Figure 1 shows the optical design of our visible AOTF camera. The foreoptics consist of a 5 mm x 6 mm input field stop and a field lens which reimages the telescope exit pupil onto a stop. The relay lenses reimage the field at 1:1 magnification near the AOTF input. A second field lens is placed here in order to image the pupil stop at infinity. This guarantees telecentricity, i.e. all of the light stays within a minimum divergence cone as it passes through the AOTF. This configuration allows the instrument to operate with telescopes as "fast" as ~f/12 without loss of diffraction efficiency or spectral smearing. Note also that no physical stop is placed at the AOTF input where it can scatter or diffract light at extreme angles. Careful suppression of stray light is important in an AOTF instrument, because a very small fraction of the broadband undiffracted light can contaminate the narrow-band diffracted images, and make accurate flat fielding impossible. Upon exit from the AOTF, the orthogonally polarized beams are collimated and reimaged side-by-side on a rectangular CCD array. More complete details of this configuration can be found in Glenar et al. 1997.
This visible-wavelength camera has a spectral bandwidth of 25 cm-1 and a tuning range from about 0.5 to 1.0 m, the Si CCD cutoff wavelength. Observations were made at the Starfire Optical Range 1.5-meter laser-beacon adaptive optics telescope facility. Observations were made of Jupiter and Saturn. The superior spectral resolution of the AOTF camera was exploited to image these objects both in and out of molecular absorption bands, allowing us to sound to different depths in their respective atmospheres. The Jupiter and some of the Saturn observations were made during the Comet Shoemaker-Levy 9 collisions in July 1994. Saturn (and Titan) was observed again in September 1995. The enhanced spatial resolution offered by the adaptive optics facility allowed us to observe cloud and storm activity in the atmospheres of Jupiter and Saturn that are not normally observable with conventional ground-based telescopes. Reviews of these observations can be found in Hillman et al. 1998(a), Hillman et al. 1998(b) and Chanover et al. 1999.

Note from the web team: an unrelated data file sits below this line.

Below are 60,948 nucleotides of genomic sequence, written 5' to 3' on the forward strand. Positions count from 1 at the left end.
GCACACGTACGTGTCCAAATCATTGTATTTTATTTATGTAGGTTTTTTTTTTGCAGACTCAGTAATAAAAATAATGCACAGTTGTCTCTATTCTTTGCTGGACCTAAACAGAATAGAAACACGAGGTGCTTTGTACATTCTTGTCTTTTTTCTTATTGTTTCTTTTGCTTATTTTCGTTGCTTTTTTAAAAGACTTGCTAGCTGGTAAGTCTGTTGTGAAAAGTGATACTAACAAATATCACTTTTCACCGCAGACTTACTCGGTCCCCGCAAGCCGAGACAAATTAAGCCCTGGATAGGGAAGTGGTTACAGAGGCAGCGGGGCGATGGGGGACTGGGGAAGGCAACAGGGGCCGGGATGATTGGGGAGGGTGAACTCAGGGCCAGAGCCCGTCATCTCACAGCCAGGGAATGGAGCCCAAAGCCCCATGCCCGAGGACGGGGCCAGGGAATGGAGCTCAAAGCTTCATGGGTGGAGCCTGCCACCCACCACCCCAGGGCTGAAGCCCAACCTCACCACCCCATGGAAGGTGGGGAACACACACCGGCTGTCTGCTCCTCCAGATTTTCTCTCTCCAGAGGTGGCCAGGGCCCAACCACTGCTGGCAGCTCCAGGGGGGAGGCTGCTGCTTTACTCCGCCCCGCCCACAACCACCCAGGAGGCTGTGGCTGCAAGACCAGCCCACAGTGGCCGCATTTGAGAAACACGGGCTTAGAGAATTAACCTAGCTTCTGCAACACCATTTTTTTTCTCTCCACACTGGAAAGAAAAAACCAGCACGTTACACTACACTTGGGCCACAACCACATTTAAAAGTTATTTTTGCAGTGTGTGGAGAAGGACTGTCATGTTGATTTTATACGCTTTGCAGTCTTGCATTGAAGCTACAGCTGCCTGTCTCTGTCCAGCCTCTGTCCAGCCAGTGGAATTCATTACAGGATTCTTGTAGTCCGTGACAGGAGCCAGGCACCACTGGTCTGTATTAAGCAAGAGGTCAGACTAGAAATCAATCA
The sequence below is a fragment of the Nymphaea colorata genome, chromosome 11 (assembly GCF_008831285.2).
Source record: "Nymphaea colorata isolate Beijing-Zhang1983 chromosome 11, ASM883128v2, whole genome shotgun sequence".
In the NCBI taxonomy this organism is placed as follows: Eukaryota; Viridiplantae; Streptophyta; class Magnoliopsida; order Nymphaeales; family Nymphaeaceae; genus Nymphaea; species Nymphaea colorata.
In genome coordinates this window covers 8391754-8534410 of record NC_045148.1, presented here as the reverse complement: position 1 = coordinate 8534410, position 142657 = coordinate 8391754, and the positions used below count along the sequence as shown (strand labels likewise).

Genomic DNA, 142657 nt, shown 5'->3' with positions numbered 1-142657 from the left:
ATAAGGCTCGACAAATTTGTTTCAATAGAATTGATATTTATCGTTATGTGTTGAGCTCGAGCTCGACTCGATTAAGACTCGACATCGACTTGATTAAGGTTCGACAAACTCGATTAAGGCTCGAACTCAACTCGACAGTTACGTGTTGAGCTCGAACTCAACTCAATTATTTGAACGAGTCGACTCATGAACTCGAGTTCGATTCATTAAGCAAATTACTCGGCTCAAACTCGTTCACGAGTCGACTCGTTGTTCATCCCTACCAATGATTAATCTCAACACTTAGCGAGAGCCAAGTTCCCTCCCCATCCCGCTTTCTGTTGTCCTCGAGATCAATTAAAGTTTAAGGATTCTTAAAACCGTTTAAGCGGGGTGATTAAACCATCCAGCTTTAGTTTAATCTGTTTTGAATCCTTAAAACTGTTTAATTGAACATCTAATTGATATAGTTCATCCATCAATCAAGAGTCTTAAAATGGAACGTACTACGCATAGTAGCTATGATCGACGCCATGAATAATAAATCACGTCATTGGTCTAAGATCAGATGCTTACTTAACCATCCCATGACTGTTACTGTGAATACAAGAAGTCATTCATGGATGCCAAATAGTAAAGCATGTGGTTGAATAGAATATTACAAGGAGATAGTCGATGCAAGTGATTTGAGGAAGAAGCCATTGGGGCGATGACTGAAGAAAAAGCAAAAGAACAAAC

3. NEAR-IR CAMERAS
Figure 2 shows the near-IR camera components. They are mounted on a liquid nitrogen-cooled optical table housed in a IR Laboratories dewar. Although the optical design and layout have evolved over time, all our near-IR cameras use a similar dewar design. Mirror adjustments, for adjusting the focusing mirrors (H) and thermal switch control can be seen at the top of the dewar.
3.1 PACE-1 3.0 mCAMERA: Near-infrared imaging observations of the Venus nightside were made in 1996 at the Apache Point Observatory, Sunspot, NM. The AOTF camera had a measured spectral resolution of 422 at 2.3 m. Chanover et al. 1998 reported on observations made at selected discrete wavelengths in the 2.3 m spectral window in the Venus atmosphere. These data were sensitive to properties of the lower cloud deck of Venus. Zonal wind speeds near an altitude of 50 km were studied. These observations confirmed the approximately 5 day rotational period of the cloud features as well as observing contrast ratios of 20:1 corresponding to variation of optical depth of at least 8.
The focal plane array was a Rockwell Science Center device with a cutoff wavelength of 3.0 m. Rockwell’s approach for fabricating 256 x 256 format, NICMOS, 40 m pixel FPA’s was to hybridize PACE-1 HgCdTe detector arrays to CMOS switched FET readouts. The PACE-1 process for growing detector-quality HgCdTe on sapphire substrates is outlined in Gertner et al. 1985.
3.2 MBE PICNIC 3.8 mCAMERA: This near-IR AOTF camera operates in the 1.7-3.6 micron region. This camera was used to obtain near-IR spectral image sets of Mars over the 1.6-3.6 micron region during the April 1999 opposition. A complete image set consisted of 280 images with a spectral full-width-half-maximum of 10 wavenumbers (fixed in frequency), 90 images in H-band (1.55-1.80 micron), 115 images in K-band (1.95-2.50 micron) and 75 images in L-band (2.90-3.70 micron). The short-wavelength limit is set by transmission of AOTF cell and long-wavelength limit is imposed by sensitivity of PICNIC, 256x256, HgCdTe array detector. These data are currently under analysis.